A team of researchers has found a new strain of swine flu virus, which has the potential to cause another pandemic, in China. The virus can be transmitted from pigs to humans, which may trigger a new outbreak.

The researchers said it is excellent that they have been able to find this virus early, prompting virologists to start working on developing new specific tests for the virus.

However, it is important to understand that there is currently no evidence of the virus can be transmitted from humans to humans. Also, there is no evidence that the virus is particularly deadly to cause a pandemic like COVID-19.

Chinese officials have a wonderful flu surveillance system, keeping track of every bird, human, and swine flu.

The researchers wrote, “Systematic surveillance of influenza viruses in pigs is essential for early warning and preparedness for the next potential pandemic.”

They call the virus “genotype 4 (G4) reassortant Eurasian avian-like (EA) H1N1 virus,” in short, G4 EA H1N1. Simply put, the researchers discovered a new strain that is a combination of human H1N1 flu and avian-based flu.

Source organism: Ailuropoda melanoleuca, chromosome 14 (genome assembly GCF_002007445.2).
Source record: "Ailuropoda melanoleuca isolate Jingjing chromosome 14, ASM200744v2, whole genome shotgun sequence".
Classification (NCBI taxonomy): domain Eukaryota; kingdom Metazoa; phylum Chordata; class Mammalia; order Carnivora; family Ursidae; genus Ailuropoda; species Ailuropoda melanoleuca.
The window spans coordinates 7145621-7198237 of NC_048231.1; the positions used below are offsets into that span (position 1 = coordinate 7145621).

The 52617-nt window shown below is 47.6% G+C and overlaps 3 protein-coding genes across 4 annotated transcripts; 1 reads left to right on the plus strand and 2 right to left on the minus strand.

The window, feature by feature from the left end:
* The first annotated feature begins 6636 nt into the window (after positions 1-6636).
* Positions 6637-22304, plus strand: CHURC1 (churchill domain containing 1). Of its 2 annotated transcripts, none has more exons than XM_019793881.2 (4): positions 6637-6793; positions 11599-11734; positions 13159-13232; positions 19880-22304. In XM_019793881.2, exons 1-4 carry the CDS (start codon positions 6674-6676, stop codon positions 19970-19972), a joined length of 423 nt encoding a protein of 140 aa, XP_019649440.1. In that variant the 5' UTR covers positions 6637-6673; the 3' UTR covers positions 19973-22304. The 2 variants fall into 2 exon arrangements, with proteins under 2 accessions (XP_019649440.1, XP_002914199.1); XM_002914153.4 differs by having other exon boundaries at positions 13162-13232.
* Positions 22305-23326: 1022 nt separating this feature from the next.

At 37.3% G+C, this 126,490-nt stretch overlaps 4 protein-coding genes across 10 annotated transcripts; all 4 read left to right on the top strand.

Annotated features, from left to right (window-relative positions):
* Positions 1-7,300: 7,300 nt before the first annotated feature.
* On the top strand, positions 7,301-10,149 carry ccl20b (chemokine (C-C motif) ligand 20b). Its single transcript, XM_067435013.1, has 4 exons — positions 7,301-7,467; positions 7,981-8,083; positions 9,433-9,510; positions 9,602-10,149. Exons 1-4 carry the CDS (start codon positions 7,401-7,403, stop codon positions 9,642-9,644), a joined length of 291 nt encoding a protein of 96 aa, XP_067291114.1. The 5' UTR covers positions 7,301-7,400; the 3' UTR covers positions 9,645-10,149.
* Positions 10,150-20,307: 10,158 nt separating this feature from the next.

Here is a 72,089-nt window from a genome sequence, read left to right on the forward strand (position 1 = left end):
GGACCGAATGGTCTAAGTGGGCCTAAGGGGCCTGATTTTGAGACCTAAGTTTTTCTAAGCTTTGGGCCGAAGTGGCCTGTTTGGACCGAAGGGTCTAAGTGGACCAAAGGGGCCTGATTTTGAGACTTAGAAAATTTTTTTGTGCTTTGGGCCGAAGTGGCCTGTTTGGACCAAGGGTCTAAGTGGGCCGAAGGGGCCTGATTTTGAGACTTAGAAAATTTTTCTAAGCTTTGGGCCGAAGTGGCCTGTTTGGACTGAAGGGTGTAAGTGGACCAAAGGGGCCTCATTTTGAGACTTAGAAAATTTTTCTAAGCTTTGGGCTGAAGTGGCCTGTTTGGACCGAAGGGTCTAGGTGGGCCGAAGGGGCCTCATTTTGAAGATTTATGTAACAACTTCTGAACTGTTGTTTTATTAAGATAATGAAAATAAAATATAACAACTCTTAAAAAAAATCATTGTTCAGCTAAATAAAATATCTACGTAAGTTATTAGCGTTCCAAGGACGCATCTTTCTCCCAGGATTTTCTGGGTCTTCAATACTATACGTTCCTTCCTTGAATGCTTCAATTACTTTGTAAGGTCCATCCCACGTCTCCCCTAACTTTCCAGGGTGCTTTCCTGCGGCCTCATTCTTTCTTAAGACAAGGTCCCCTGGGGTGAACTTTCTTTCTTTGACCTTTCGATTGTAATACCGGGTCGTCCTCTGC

The virus was detected through antibody tests in workers who handled swine, with most of them between the ages of 18 and 35.

Interestingly, the researchers found no evidence of human-to-human transmission. However, they found “efficient infectivity and aerosol transmission in ferrets,” which means there is evidence the new swine flu virus could spread by aerosol droplets from ferret to ferret.

Just like season H1N1 influenza strains, G4 EA H1N1 infection led to weight loss and acquired lung damage in ferrets. The team also found that the new virus could infect humans through airways.

The virus has been around for a few years so one this is clear that it can be transmitted from pigs to humans, prompting disease experts to call the virus a potential pandemic pathogen (PPP). Meanwhile, the World Health Organization (WHO) is keeping a close eye on the developments of the new strain of the swine flu virus, stating, “It also highlights that we cannot let down our guard on influenza.”